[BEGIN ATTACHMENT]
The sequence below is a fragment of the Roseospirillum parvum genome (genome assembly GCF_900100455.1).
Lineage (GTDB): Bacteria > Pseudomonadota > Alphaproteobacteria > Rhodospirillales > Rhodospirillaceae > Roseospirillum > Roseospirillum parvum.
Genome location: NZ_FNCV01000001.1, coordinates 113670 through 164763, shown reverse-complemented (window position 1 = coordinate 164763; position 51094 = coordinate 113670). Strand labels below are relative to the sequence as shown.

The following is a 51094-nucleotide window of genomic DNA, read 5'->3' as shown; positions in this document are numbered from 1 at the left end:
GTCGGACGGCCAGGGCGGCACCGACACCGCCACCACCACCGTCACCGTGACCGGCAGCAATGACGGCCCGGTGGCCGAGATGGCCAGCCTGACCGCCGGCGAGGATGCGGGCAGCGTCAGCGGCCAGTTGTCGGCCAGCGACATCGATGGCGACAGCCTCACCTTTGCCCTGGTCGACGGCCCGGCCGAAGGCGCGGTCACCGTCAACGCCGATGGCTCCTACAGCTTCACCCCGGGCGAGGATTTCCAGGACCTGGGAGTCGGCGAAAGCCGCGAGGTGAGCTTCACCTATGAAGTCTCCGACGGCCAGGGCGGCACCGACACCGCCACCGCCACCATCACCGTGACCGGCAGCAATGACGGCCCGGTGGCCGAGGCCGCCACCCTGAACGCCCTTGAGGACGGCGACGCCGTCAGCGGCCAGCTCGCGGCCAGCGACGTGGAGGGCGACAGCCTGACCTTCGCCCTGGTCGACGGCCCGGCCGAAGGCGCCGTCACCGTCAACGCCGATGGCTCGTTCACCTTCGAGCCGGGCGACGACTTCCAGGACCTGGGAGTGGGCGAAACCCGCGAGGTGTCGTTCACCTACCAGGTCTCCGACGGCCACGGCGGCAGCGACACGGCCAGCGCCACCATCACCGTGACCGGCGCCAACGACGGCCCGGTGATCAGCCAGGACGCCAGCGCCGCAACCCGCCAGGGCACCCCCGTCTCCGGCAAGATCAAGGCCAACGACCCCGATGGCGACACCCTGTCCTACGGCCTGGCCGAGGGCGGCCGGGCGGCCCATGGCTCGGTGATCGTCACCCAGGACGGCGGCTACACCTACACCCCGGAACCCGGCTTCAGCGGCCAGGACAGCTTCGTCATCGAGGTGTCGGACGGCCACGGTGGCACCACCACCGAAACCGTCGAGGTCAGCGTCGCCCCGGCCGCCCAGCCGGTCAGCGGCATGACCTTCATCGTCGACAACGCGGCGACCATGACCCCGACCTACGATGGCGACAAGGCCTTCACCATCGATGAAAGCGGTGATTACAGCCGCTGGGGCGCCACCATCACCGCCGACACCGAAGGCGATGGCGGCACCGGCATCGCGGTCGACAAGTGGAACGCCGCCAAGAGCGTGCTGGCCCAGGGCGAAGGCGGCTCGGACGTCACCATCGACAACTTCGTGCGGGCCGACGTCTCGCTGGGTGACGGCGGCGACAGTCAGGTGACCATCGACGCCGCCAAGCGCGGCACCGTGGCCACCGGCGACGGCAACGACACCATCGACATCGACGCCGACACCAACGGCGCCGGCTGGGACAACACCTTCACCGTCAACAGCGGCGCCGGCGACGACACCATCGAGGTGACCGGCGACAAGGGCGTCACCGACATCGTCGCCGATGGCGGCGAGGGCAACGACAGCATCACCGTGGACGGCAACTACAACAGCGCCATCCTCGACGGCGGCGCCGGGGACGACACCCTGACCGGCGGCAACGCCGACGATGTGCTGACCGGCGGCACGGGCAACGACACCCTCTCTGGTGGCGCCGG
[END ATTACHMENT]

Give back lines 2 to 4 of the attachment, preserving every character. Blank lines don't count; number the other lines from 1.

Lineage (GTDB): Bacteria > Pseudomonadota > Alphaproteobacteria > Rhodospirillales > Rhodospirillaceae > Roseospirillum > Roseospirillum parvum.
Genome location: NZ_FNCV01000001.1, coordinates 113670 through 164763, shown reverse-complemented (window position 1 = coordinate 164763; position 51094 = coordinate 113670). Strand labels below are relative to the sequence as shown.

The following is a 51094-nucleotide window of genomic DNA, read 5'->3' as shown; positions in this document are numbered from 1 at the left end: